So, what’s the difference?
Essentially the clue is in the name and Multichannel marketing is where companies use multiple channels to engage customers. However there is not necessarily a consistent message or a synchronised customer experience across the different platforms.
This is where OmniChannel comes in. In Omnichannel two or more channels are used but there is consistency of message and synchronicity across platforms so that customers receive the same message across each different device and channel.
Multichannel and Omnichannel then are not just about retail and marketing. They are about service companies and financial institutions optimising all their customer touchpoints from awareness, on-boarding through to customer care, loyalty and retention.
Retailers need to get to grips with the multi-channel shopping behaviour of today’s consumers. In this 24/7 world of omni- channel communication, consistent experience at every touch point for the mobile shopper is a headache for brands and retailers. Winning the ‘shopping planning’ stage of the Path to Purchase will be key to ‘Collabo-Shopping’.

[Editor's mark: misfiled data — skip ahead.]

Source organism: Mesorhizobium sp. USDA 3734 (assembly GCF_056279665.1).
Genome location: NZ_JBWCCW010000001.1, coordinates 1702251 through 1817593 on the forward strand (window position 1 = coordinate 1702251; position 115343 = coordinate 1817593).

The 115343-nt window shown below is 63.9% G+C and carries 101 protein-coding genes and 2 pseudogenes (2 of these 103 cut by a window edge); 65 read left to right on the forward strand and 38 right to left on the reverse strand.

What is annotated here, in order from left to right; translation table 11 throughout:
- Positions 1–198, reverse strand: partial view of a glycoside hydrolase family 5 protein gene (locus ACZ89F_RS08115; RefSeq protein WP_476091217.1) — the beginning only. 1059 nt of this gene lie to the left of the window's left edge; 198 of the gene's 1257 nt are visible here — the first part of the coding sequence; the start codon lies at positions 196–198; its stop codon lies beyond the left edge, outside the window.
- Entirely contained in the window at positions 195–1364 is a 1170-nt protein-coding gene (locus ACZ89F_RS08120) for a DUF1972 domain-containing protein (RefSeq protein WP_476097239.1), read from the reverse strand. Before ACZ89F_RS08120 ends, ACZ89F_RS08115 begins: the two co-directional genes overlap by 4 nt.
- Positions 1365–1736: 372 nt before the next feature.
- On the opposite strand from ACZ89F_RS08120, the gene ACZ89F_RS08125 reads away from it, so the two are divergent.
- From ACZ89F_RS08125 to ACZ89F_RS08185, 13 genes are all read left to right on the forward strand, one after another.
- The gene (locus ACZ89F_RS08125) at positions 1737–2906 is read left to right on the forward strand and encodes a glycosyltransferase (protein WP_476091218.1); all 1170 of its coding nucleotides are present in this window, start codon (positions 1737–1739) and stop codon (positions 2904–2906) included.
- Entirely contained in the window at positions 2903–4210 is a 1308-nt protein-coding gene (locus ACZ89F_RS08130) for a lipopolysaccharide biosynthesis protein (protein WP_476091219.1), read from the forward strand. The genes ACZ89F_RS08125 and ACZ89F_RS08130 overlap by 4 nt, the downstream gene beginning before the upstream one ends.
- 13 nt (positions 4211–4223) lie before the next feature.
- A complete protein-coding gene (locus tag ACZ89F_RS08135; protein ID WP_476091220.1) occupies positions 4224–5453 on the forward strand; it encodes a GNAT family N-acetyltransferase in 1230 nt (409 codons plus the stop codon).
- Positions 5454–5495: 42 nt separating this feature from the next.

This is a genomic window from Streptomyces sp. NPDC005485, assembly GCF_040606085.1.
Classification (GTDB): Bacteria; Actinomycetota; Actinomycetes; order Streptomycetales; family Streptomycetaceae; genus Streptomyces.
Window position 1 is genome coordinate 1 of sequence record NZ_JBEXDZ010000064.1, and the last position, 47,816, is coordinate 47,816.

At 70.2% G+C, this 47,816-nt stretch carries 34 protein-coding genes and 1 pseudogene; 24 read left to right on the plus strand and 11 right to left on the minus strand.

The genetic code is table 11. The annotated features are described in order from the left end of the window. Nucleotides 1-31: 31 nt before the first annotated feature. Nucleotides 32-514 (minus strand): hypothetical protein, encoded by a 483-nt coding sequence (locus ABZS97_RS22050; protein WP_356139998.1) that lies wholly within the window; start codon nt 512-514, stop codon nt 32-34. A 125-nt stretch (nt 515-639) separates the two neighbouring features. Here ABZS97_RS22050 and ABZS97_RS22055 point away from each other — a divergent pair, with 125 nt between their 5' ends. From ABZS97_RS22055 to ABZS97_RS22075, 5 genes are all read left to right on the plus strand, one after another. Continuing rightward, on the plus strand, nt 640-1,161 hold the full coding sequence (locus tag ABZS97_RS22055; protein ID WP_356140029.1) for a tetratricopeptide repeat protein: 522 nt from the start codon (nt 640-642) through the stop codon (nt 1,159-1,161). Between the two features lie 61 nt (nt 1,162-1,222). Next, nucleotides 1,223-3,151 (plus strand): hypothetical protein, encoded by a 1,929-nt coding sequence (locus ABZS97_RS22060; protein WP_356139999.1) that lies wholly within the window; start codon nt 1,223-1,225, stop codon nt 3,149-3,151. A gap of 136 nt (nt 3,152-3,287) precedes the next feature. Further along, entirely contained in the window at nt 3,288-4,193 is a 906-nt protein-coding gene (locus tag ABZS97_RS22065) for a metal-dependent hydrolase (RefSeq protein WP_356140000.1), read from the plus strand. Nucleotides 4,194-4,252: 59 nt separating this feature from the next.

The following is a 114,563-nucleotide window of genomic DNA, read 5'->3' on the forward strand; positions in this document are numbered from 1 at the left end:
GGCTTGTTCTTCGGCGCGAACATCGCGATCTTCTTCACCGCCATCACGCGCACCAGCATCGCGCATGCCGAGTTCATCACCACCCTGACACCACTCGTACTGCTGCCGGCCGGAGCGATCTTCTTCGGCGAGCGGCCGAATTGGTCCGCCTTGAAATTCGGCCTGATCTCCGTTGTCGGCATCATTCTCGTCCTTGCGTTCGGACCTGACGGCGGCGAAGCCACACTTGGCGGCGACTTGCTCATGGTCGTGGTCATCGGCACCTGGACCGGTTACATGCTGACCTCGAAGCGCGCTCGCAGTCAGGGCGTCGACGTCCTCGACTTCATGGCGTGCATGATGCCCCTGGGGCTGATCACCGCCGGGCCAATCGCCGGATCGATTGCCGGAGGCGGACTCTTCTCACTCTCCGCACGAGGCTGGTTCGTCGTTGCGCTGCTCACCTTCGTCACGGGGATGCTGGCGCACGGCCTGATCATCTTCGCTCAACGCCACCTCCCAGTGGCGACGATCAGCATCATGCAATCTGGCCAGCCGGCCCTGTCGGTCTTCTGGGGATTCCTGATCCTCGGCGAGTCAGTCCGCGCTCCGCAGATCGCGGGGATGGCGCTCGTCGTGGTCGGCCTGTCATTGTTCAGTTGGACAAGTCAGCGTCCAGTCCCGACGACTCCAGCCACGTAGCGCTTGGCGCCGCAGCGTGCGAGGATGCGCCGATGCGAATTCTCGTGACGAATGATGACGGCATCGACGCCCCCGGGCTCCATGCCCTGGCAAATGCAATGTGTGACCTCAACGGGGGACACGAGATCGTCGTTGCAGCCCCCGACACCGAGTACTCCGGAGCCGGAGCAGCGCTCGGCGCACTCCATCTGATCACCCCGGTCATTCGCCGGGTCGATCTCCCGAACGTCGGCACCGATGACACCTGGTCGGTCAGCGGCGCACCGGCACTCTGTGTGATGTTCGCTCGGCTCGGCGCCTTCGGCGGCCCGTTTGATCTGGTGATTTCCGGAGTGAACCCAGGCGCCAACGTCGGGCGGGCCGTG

Marketers have always seen the value in tying their channels, campaigns and data together. There are obvious benefits in brand building, producing multiple complimentary touches and media efficiency.
The digital era brings new complexity and opportunities, but the building blocks and essential skills have been around for decades. This report, based on a survey of over 1,000 marketers and agency pros, looks at the modern definition of marketing integration, its benefits, challenges and the tools of the trade.
A successful direct marketer will not view their direct mailing in isolation. Integrating it with other channels will boost success and make it easier to track results.
“Building true brand engagement is about creating dialogue.” It is tricky to do that through direct mail alone. But, according to the Direct Marketing Association in the UK, as many as 44 per cent of recipients visit a brand’s website after receiving something in the post from them, and a further 34 per cent searched for more information online.”